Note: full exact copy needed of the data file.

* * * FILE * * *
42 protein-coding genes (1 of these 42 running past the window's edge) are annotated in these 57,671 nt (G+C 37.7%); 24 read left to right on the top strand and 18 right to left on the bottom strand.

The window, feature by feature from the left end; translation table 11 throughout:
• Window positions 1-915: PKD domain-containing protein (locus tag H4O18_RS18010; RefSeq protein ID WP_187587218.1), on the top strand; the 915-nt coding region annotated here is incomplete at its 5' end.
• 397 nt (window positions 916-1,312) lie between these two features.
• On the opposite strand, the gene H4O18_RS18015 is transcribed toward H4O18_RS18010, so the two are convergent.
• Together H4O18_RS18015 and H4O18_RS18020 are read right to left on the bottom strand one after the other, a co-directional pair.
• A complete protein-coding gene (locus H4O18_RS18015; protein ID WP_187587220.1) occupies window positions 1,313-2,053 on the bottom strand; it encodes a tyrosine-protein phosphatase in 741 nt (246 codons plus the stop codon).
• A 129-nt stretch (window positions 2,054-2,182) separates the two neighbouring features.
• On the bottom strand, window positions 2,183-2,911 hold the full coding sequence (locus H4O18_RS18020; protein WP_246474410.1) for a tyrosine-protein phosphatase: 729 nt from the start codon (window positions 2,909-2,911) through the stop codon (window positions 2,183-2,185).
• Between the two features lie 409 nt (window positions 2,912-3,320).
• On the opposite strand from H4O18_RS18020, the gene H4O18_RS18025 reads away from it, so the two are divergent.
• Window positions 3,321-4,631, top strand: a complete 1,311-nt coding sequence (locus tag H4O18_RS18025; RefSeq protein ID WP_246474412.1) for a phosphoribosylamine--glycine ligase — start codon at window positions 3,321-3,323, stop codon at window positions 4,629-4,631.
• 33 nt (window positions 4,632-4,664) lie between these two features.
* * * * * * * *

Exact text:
42 protein-coding genes (1 of these 42 running past the window's edge) are annotated in these 57,671 nt (G+C 37.7%); 24 read left to right on the top strand and 18 right to left on the bottom strand.

The window, feature by feature from the left end; translation table 11 throughout:
• Window positions 1-915: PKD domain-containing protein (locus tag H4O18_RS18010; RefSeq protein ID WP_187587218.1), on the top strand; the 915-nt coding region annotated here is incomplete at its 5' end.
• 397 nt (window positions 916-1,312) lie between these two features.
• On the opposite strand, the gene H4O18_RS18015 is transcribed toward H4O18_RS18010, so the two are convergent.
• Together H4O18_RS18015 and H4O18_RS18020 are read right to left on the bottom strand one after the other, a co-directional pair.
• A complete protein-coding gene (locus H4O18_RS18015; protein ID WP_187587220.1) occupies window positions 1,313-2,053 on the bottom strand; it encodes a tyrosine-protein phosphatase in 741 nt (246 codons plus the stop codon).
• A 129-nt stretch (window positions 2,054-2,182) separates the two neighbouring features.
• On the bottom strand, window positions 2,183-2,911 hold the full coding sequence (locus H4O18_RS18020; protein WP_246474410.1) for a tyrosine-protein phosphatase: 729 nt from the start codon (window positions 2,909-2,911) through the stop codon (window positions 2,183-2,185).
• Between the two features lie 409 nt (window positions 2,912-3,320).
• On the opposite strand from H4O18_RS18020, the gene H4O18_RS18025 reads away from it, so the two are divergent.
• Window positions 3,321-4,631, top strand: a complete 1,311-nt coding sequence (locus tag H4O18_RS18025; RefSeq protein ID WP_246474412.1) for a phosphoribosylamine--glycine ligase — start codon at window positions 3,321-3,323, stop codon at window positions 4,629-4,631.
• 33 nt (window positions 4,632-4,664) lie between these two features.